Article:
Foster v. Kansas ex Rel. Johnston
Annotate this Case
112 U.S. 201 (1884)
U.S. Supreme Court
Foster v. Kansas ex Rel. Johnston, 112 U.S. 201 (1884)
Foster v. Kansas ex Rel. Johnston
Submitted October 14, 1884
Decided October 27, and November 10, 1884
112 U.S. 201
IN ERROR TO THE SUPREME COURT
OF THE STATE OF KANSAS
A writ of error operates as a supersedeas only from the time of the lodging of the writ in the office of the clerk where the record to be examined remains.
§ 1007 Rev.Stat., concerning stay of execution does not apply to judgments of highest state courts. Doyle v. Wisconsin, 94 U. S. 50, affirmed.
When a judgment of a state court removes a state officer and thereby vacates the office, and a writ of error from this Court is allowed for the reversal of that judgment, one appointed to the vacancy with knowledge of the granting of the writ of error on the part of the judge of the supreme court of the state making the appointment, but before the filing of the writ in the clerk's office where the record remains, is guilty of no contempt of this Court in assuming to perform the duties of the office.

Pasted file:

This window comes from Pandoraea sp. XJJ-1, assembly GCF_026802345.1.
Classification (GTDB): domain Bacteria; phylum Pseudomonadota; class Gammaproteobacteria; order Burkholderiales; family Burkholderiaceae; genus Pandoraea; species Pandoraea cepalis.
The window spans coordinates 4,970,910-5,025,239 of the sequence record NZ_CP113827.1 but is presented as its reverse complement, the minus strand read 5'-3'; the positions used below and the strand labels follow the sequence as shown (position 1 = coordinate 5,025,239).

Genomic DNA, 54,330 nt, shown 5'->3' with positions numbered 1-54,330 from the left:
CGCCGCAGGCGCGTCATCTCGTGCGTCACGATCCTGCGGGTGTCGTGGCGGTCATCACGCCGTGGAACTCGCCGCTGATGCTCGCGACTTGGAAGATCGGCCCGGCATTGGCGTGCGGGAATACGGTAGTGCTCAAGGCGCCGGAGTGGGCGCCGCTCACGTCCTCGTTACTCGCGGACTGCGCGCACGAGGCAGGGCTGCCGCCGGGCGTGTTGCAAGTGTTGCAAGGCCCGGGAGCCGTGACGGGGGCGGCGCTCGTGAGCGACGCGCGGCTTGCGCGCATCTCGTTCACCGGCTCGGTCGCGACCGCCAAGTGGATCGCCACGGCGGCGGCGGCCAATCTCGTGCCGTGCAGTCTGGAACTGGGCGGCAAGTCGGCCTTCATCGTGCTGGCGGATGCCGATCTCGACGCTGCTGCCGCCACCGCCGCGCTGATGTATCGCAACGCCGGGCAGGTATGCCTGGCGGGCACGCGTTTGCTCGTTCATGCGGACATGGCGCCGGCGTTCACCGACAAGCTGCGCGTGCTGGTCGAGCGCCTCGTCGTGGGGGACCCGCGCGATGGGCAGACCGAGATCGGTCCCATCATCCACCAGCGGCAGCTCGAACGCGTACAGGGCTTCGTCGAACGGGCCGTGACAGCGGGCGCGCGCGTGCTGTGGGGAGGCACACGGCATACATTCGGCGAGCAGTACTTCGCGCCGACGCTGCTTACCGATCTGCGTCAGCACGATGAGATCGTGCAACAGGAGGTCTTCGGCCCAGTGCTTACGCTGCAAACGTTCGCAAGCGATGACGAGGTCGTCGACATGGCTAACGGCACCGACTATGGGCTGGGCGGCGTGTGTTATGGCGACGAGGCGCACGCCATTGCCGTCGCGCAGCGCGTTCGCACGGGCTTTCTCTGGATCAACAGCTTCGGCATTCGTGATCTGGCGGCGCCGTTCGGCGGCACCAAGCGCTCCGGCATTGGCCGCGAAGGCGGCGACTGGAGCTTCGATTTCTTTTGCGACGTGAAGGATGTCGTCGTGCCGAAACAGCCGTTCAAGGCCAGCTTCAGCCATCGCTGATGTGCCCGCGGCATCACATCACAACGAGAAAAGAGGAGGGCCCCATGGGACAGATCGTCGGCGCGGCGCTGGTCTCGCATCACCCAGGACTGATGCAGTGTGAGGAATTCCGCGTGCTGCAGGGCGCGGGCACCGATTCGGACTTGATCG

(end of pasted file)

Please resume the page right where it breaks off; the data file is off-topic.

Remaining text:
A state law prohibiting the manufacture and sale of intoxicating liquors, is not repugnant to the Constitution of the United States. Bartemeyer v. Iowa, 18 Wall. 129, and Beer Co. v. Massachusetts, 97 U. S. 25, affirmed.
Information in the nature of quo warranto is a civil proceeding in Kansas. Ames v. Kansas, 111 U. S. 449, affirmed.
A state statute regulating proceedings for removal of a person from a state office is not repugnant to the Constitution of the United States if it provides for bringing the party into court, notifies him of the case he has to meet, allows him to be heard in defense, and provides for judicial deliberation and determination. Kennard v. Louisiana, 92 U. S. 480, affirmed.